The Grand Council of the Crees

Statement by Grand Chief Matthew Coon Come on the passing of Albert Diamond

Posted: 2009-09-11

On Behalf of the Cree Nation of Eeyou Ischtee I would like to to express my condolences to the family of our dear friend and colleague, Albert Diamond. Albert left us suddenly on September 9, 2009.

This is a great loss for the Cree Nation. Albert was truly one of the great Cree leaders.  He was respected and admired in the Cree Nation, and throughout Canada, for his numerous skills in finance and economic development.

Albert was the son of a Cree Chief and Cree hunter. The late Chief Malcolm Diamond was very proud of Albert and his accomplishments and achievements.

Albert began his working life as a young Band Manager for the Waskaganish First Nation in the 1970's. Albert worked hard to alleviate the poverty he saw in Waskaganish.  He was one of the builders of Waskaganish and helped revive and propel the community to what it is today. 

Albert was asked by his brother, Grand Chief Billy Diamond, to come and work for the Grand Council of the Crees while in his second year of University.  He became the first Treasurer of the Grand Council of the Crees in 1975 and in this role was the first to begin the process of changing the relationship between the Crees and the Department of Indian Affairs, ironically the first step involved negotiating Canada's terms of support for the Grand Council. 

He was deeply involved in the negotiations of the James Bay and Northern Quebec Agreement.  He also acted as a translator and was instrumental in helping the Cree elders to understand the purpose and nature of the legal proceedings and negotiations.  Albert's communication skills in turn helped in explaining the terms of the James Bay and Northern Quebec Agreement to the Cree People, which was an important factor in its acceptance by the people.   It is his work at the Grand Council of the Crees that earned him his reputation as one of the Cree leaders and one of the builders of the modern Cree Nation as we know it today.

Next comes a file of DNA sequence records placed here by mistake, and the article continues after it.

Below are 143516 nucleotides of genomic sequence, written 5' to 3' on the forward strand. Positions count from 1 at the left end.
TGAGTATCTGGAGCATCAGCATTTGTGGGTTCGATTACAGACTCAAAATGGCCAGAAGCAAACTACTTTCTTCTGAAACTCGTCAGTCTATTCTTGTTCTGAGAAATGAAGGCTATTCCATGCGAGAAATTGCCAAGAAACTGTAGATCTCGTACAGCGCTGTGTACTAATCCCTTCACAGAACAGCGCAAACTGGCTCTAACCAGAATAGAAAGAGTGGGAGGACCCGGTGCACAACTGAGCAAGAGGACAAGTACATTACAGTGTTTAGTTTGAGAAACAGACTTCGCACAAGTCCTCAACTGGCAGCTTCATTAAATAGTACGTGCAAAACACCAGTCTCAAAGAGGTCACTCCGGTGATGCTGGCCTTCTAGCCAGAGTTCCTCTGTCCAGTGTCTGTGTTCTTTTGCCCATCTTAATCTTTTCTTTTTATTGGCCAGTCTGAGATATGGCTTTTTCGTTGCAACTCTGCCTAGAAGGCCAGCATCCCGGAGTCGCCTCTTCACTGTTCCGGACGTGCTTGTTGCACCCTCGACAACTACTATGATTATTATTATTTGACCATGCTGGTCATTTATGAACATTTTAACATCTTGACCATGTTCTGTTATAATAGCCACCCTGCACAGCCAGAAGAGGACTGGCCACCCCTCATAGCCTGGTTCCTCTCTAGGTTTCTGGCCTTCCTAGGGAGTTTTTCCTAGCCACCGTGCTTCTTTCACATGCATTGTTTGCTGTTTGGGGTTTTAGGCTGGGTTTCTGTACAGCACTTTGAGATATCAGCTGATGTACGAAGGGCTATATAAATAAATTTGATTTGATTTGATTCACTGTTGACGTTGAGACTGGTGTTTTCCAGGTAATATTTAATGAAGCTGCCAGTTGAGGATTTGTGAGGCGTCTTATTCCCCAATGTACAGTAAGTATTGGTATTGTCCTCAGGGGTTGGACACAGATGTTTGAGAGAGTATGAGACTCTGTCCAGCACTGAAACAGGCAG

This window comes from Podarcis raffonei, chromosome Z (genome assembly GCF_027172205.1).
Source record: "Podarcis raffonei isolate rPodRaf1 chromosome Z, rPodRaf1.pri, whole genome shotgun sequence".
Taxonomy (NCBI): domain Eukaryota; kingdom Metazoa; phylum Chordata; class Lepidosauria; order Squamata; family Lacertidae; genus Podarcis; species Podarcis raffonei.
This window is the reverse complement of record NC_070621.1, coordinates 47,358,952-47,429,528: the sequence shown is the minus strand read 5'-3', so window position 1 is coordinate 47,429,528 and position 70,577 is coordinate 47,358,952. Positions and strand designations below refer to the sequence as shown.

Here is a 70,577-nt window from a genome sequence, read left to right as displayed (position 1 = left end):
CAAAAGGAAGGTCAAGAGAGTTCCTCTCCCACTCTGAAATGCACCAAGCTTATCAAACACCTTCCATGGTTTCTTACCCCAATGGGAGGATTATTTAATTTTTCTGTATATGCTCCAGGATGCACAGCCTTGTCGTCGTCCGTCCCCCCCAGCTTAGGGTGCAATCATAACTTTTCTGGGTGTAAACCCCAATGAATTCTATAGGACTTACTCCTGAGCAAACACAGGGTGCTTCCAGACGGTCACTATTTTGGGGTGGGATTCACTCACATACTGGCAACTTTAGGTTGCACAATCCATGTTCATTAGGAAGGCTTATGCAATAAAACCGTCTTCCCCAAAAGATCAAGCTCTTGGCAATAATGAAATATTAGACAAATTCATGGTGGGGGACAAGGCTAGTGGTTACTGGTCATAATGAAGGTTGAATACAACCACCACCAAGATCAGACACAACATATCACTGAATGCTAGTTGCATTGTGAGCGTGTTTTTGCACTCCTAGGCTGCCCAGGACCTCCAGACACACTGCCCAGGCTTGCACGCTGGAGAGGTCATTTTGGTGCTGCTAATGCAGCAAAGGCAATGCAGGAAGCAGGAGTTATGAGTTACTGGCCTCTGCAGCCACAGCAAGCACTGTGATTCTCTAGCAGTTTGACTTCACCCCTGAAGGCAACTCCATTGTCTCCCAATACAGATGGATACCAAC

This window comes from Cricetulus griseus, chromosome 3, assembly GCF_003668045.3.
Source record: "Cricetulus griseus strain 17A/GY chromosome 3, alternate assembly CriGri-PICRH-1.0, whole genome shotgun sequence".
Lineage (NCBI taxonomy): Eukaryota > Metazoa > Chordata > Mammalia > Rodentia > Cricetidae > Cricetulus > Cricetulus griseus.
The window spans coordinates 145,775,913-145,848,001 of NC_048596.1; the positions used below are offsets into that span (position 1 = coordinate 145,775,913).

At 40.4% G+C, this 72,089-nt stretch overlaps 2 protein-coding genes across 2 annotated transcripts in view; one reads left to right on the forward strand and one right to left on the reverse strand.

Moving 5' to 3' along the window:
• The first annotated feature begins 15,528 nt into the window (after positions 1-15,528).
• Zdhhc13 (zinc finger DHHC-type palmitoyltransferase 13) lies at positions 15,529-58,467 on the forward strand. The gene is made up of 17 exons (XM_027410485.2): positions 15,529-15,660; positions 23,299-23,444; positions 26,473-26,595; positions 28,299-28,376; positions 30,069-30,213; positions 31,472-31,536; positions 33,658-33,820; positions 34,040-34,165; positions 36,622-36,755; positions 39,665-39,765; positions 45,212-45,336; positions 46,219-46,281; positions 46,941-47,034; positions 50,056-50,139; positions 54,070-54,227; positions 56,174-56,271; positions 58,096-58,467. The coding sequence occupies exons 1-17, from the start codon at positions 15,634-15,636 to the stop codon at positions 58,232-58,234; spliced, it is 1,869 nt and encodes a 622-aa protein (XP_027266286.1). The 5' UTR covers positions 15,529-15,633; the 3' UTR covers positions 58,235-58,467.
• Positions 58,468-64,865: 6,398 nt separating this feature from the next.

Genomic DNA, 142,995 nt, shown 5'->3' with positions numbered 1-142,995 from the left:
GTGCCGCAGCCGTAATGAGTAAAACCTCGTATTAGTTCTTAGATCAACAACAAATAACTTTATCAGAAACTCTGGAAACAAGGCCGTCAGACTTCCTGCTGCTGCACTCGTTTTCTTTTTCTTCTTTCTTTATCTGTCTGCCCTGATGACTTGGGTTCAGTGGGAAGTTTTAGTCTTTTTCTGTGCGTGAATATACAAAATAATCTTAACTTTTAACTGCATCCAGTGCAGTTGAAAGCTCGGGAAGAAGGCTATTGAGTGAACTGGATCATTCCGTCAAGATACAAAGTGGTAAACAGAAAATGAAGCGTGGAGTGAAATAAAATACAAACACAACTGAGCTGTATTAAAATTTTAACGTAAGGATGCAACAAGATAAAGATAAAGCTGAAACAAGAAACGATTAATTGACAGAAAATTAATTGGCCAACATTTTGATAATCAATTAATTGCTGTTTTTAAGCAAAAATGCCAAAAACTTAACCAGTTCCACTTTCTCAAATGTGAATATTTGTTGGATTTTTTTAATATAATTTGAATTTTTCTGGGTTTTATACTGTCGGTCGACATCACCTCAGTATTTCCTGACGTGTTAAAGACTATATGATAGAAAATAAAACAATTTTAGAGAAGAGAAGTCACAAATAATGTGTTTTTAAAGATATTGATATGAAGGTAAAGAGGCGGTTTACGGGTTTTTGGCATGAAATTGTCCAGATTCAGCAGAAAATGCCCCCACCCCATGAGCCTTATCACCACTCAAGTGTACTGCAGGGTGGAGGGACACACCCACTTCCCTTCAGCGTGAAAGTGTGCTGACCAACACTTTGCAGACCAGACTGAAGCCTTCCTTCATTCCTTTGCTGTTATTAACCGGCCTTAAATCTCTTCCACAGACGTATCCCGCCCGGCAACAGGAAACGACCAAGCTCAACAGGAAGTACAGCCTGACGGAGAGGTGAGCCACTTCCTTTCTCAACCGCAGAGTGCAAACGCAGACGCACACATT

He was the first Chairman of the Cree Board of Compensation and in his expert efforts proved to the Canadian establishment of the time that Aboriginal People could manage large amounts of financial resources rather than having them held in trust by the Federal Government.  This will be one of Albert's greatest legacies for the Cree Nation and for Aboriginal Peoples of Canada. 

Creeco, a Cree holding company of other Cree enterprises, was setup under his leadership and it now provides many job and business opportunities for Crees and is a benefit to the non-native community as well.  He was president of Cree Construction Company in its early years and helped secure an important role for Crees in the development of the James Bay Territory.

He became President of Air Creebec 20 years ago .  His first task was to improve the regularity and safety of the air transport service to remote Cree communities and he expanded it into a profitable airline which all Crees are proud to call their national airline. Many young Crees were inspired by the existence of Air Creebec to pursue careers in the airline industry.

He was appointed by the Grand Council of the Crees, and recently appointed Vice Chairman, to serve on the Cree Nation Trust, the entity established to manage, invest and protect the financial resources acquired by the Cree Nation through the New Relationship Agreement with Canada.

Albert was very much involved in Economic Development for Aboriginal peoples.  He was involved with Federal Government through its Aboriginal Business Canada agency for several years.  He also volunteered his skills to help many Aboriginal organizations across the country working for the betterment of Aboriginal peoples.

He inspired many young Crees to get involved in financial administration and related fields.  Many young Crees admired him and he has become a role model for the coming generations of Crees and indeed all Aboriginal Peoples.

Albert will be sadly missed by all who knew him.  He will not be forgotten for he has left a lasting impression.

A 30 minute video of Albert may be viewed here: